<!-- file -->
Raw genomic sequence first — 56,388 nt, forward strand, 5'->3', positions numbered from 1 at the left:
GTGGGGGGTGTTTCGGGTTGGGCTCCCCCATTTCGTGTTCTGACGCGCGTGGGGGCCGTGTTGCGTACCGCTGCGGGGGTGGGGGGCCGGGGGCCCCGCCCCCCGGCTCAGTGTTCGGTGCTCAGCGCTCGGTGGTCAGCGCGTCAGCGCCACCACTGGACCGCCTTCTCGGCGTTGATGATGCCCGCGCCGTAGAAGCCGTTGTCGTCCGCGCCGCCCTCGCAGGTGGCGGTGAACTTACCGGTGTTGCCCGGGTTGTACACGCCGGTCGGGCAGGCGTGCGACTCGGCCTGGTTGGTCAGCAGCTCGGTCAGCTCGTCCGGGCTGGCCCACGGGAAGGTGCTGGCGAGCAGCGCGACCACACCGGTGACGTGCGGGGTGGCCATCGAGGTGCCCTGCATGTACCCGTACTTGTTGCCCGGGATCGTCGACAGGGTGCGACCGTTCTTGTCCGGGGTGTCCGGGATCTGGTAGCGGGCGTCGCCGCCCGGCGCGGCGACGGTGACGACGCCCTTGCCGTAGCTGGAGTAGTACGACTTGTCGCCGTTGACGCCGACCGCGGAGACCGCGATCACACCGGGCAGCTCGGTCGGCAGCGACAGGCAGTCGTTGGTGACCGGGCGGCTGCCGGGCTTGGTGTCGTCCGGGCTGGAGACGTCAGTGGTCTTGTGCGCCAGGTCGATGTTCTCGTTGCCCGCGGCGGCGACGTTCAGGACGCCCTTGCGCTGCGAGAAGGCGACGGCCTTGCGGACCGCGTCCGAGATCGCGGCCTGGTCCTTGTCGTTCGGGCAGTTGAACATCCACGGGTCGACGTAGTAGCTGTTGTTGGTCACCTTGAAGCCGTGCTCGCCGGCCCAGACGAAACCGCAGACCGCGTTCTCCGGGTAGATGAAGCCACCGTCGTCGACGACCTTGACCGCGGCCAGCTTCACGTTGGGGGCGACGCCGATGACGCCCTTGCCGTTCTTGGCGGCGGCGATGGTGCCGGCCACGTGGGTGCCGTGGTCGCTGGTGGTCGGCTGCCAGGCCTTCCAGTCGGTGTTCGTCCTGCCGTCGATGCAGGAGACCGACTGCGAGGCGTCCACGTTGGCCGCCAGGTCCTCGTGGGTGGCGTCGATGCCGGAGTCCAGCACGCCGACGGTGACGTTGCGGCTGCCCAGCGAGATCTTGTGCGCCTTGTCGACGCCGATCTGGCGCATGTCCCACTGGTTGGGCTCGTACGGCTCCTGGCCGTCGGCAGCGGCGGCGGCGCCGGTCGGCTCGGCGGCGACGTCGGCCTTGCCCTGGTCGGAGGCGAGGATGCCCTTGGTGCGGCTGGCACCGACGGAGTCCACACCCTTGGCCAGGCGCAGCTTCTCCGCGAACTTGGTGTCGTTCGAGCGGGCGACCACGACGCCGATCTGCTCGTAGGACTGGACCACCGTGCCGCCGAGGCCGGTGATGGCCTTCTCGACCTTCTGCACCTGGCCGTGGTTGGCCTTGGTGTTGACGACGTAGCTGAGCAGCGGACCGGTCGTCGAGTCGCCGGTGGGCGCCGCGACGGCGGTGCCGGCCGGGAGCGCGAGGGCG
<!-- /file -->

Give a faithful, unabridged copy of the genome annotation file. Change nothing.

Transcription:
Raw genomic sequence first — 56,388 nt, forward strand, 5'->3', positions numbered from 1 at the left:
GTGGGGGGTGTTTCGGGTTGGGCTCCCCCATTTCGTGTTCTGACGCGCGTGGGGGCCGTGTTGCGTACCGCTGCGGGGGTGGGGGGCCGGGGGCCCCGCCCCCCGGCTCAGTGTTCGGTGCTCAGCGCTCGGTGGTCAGCGCGTCAGCGCCACCACTGGACCGCCTTCTCGGCGTTGATGATGCCCGCGCCGTAGAAGCCGTTGTCGTCCGCGCCGCCCTCGCAGGTGGCGGTGAACTTACCGGTGTTGCCCGGGTTGTACACGCCGGTCGGGCAGGCGTGCGACTCGGCCTGGTTGGTCAGCAGCTCGGTCAGCTCGTCCGGGCTGGCCCACGGGAAGGTGCTGGCGAGCAGCGCGACCACACCGGTGACGTGCGGGGTGGCCATCGAGGTGCCCTGCATGTACCCGTACTTGTTGCCCGGGATCGTCGACAGGGTGCGACCGTTCTTGTCCGGGGTGTCCGGGATCTGGTAGCGGGCGTCGCCGCCCGGCGCGGCGACGGTGACGACGCCCTTGCCGTAGCTGGAGTAGTACGACTTGTCGCCGTTGACGCCGACCGCGGAGACCGCGATCACACCGGGCAGCTCGGTCGGCAGCGACAGGCAGTCGTTGGTGACCGGGCGGCTGCCGGGCTTGGTGTCGTCCGGGCTGGAGACGTCAGTGGTCTTGTGCGCCAGGTCGATGTTCTCGTTGCCCGCGGCGGCGACGTTCAGGACGCCCTTGCGCTGCGAGAAGGCGACGGCCTTGCGGACCGCGTCCGAGATCGCGGCCTGGTCCTTGTCGTTCGGGCAGTTGAACATCCACGGGTCGACGTAGTAGCTGTTGTTGGTCACCTTGAAGCCGTGCTCGCCGGCCCAGACGAAACCGCAGACCGCGTTCTCCGGGTAGATGAAGCCACCGTCGTCGACGACCTTGACCGCGGCCAGCTTCACGTTGGGGGCGACGCCGATGACGCCCTTGCCGTTCTTGGCGGCGGCGATGGTGCCGGCCACGTGGGTGCCGTGGTCGCTGGTGGTCGGCTGCCAGGCCTTCCAGTCGGTGTTCGTCCTGCCGTCGATGCAGGAGACCGACTGCGAGGCGTCCACGTTGGCCGCCAGGTCCTCGTGGGTGGCGTCGATGCCGGAGTCCAGCACGCCGACGGTGACGTTGCGGCTGCCCAGCGAGATCTTGTGCGCCTTGTCGACGCCGATCTGGCGCATGTCCCACTGGTTGGGCTCGTACGGCTCCTGGCCGTCGGCAGCGGCGGCGGCGCCGGTCGGCTCGGCGGCGACGTCGGCCTTGCCCTGGTCGGAGGCGAGGATGCCCTTGGTGCGGCTGGCACCGACGGAGTCCACACCCTTGGCCAGGCGCAGCTTCTCCGCGAACTTGGTGTCGTTCGAGCGGGCGACCACGACGCCGATCTGCTCGTAGGACTGGACCACCGTGCCGCCGAGGCCGGTGATGGCCTTCTCGACCTTCTGCACCTGGCCGTGGTTGGCCTTGGTGTTGACGACGTAGCTGAGCAGCGGACCGGTCGTCGAGTCGCCGGTGGGCGCCGCGACGGCGGTGCCGGCCGGGAGCGCGAGGGCG